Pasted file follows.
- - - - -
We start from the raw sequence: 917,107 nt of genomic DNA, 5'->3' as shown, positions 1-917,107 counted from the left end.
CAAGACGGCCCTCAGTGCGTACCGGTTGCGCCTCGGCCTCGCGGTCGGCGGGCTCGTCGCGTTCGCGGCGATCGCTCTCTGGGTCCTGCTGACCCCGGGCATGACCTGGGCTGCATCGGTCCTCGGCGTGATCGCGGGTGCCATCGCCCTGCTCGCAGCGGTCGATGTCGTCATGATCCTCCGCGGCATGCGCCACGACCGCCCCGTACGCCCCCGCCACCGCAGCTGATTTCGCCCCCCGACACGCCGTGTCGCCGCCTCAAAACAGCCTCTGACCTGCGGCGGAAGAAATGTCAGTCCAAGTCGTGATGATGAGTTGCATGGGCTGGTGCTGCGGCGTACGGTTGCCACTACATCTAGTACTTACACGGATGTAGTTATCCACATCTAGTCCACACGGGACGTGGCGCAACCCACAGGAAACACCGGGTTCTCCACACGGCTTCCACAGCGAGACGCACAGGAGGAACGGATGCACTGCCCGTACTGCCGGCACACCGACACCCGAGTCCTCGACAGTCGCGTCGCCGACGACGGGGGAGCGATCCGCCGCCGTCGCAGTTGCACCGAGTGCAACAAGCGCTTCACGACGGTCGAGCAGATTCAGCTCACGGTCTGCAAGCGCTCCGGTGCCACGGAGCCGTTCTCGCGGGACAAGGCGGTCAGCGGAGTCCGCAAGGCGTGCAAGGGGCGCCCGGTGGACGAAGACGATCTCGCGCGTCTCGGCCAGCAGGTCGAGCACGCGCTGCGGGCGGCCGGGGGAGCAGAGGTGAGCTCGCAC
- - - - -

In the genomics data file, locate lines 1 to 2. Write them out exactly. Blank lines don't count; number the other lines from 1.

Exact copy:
We start from the raw sequence: 917,107 nt of genomic DNA, 5'->3' as shown, positions 1-917,107 counted from the left end.
CAAGACGGCCCTCAGTGCGTACCGGTTGCGCCTCGGCCTCGCGGTCGGCGGGCTCGTCGCGTTCGCGGCGATCGCTCTCTGGGTCCTGCTGACCCCGGGCATGACCTGGGCTGCATCGGTCCTCGGCGTGATCGCGGGTGCCATCGCCCTGCTCGCAGCGGTCGATGTCGTCATGATCCTCCGCGGCATGCGCCACGACCGCCCCGTACGCCCCCGCCACCGCAGCTGATTTCGCCCCCCGACACGCCGTGTCGCCGCCTCAAAACAGCCTCTGACCTGCGGCGGAAGAAATGTCAGTCCAAGTCGTGATGATGAGTTGCATGGGCTGGTGCTGCGGCGTACGGTTGCCACTACATCTAGTACTTACACGGATGTAGTTATCCACATCTAGTCCACACGGGACGTGGCGCAACCCACAGGAAACACCGGGTTCTCCACACGGCTTCCACAGCGAGACGCACAGGAGGAACGGATGCACTGCCCGTACTGCCGGCACACCGACACCCGAGTCCTCGACAGTCGCGTCGCCGACGACGGGGGAGCGATCCGCCGCCGTCGCAGTTGCACCGAGTGCAACAAGCGCTTCACGACGGTCGAGCAGATTCAGCTCACGGTCTGCAAGCGCTCCGGTGCCACGGAGCCGTTCTCGCGGGACAAGGCGGTCAGCGGAGTCCGCAAGGCGTGCAAGGGGCGCCCGGTGGACGAAGACGATCTCGCGCGTCTCGGCCAGCAGGTCGAGCACGCGCTGCGGGCGGCCGGGGGAGCAGAGGTGAGCTCGCAC